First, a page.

What are the symptoms?

Breast self-examination is a screening method used in an attempt to detect early cancer. This method involves the woman herself looking at and feeling each breast for possible lumps, distortions or swelling​ called – Breast Self Examination

Diagnosis

Breast ultrasound: It uses sound waves to take a picture of your breast, It is most often done to differentiate between a solid mass and a fluid-filled cyst. Breast ultrasound is not usually done to screen for cancer. This is because it may miss some early signs of cancer.

Mammogram is an X-ray picture of the breast.
A mammogram can often help in detecting breast cancer in early stage, when it’s small and even before a lump can be felt

A positron emission tomography (PET) scan is an imaging test that uses a radioactive substance which acts as a tracer to look for potential spread.
PET scans can be useful to determine whether cancer has spread to the lymph nodes or other parts of the body
Breast biopsy is a procedure to remove a small sample of breast tissue for laboratory testing. 
A breast biopsy is the best way to evaluate if a suspicious lump or portion of your breast is cancerous.
Common procedures include FNA (fine needle aspiration)biopsy, Core needle biopsy and surgical biopsy

Treatment

The treatment depends on various factors

Type , Stage and grade of cancer – How large the tumor is whether it is spread or not, if so how far is the cancer cell is sensitive to hormones
Patient overall health and preference of the individual

Surgical Removal

Mastectomy: 

  • It is surgical removal of one or both breasts
  • Breast conservation surgey: 
  • Only the part of the breast containing the cancer is removed. The goal is to remove the tumor from the breast 
  • Also called a lumpectomy, quadrantectomy, partial mastectomy, or segmental mastectomy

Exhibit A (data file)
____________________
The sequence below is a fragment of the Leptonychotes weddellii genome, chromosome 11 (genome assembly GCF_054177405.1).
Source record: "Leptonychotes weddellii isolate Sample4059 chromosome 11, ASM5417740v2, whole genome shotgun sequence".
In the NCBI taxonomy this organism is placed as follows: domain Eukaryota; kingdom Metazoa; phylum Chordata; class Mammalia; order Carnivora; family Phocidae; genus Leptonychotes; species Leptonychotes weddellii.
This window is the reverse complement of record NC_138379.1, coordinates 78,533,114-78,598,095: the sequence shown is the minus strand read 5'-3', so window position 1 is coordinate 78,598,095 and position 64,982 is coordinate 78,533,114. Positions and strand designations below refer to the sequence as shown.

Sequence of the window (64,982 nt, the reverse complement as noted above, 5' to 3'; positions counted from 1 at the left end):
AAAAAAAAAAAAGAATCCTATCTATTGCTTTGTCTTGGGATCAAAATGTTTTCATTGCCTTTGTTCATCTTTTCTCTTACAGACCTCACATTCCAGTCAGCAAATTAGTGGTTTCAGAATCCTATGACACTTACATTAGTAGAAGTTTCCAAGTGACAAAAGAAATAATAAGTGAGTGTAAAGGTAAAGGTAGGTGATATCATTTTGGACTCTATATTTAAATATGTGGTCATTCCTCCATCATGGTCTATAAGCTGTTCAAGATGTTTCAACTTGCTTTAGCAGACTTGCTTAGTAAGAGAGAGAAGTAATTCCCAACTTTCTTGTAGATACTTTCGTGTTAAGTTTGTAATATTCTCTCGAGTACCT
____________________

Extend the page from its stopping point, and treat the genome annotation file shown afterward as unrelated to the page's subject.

Radiation Therapy


It is a type of cancer treatment that uses beams of intense energy to kill cancer cells.
Patient may need 3-5 sessions per week for 3-6 week
Breast cancer will determine the type of radiation therapy used

Chemotherapy

  • It is an aggressive form of chemical drug therapy meant to destroy rapidly growing cells in the body.
  • It can be given by oral or intravenously
  • The drug enter the bloodstream and reach most part of the body and combats metastasis
  • It damages some normal cells
  • It can be administered before (neoadjuvant chemotherapy) or after surgery (adjuvant chemotherapy)

Hormonal Therapy

  • Hormone blocking therapy used to treat ER positive and PR positive  breast cancers from returning after treatment. 
  • They usually administer hormone blocking therapy after surgery but might sometimes use it beforehand to shrink the tumor.
  • It is the only option for people who are not suitable candidates for surgery, chemotherapy, or radiotherapy.
  • Hormone treatment may affect fertility.

Prevention

There is no way to prevent breast cancer. However, certain lifestyle decisions can significantly reduce the risk as well as other types.

  • Screening
  • Avoid alcohol consumption
  • Healthy diet
  • Exercise
  • Limit postmenopausal hormone therapy.
  • Breastfeed

Breast cancer screening

  • 40-44yrs: women have the option to start screening with a mammogram every year
  • 45-54yrs: women should get mammograms every year.
  • Exercise regularly and maintain a healthy weight
  • Avoid excessive alcohol consumption
  • Choose a healthy diet
  • Hormone therapy after menopause- Limit your dose and duration of hormone therapy to reduce the risk.
    Breastfeed- Research shows mothers who breastfeed lower their risk of pre- and post-menopausal breast cancer.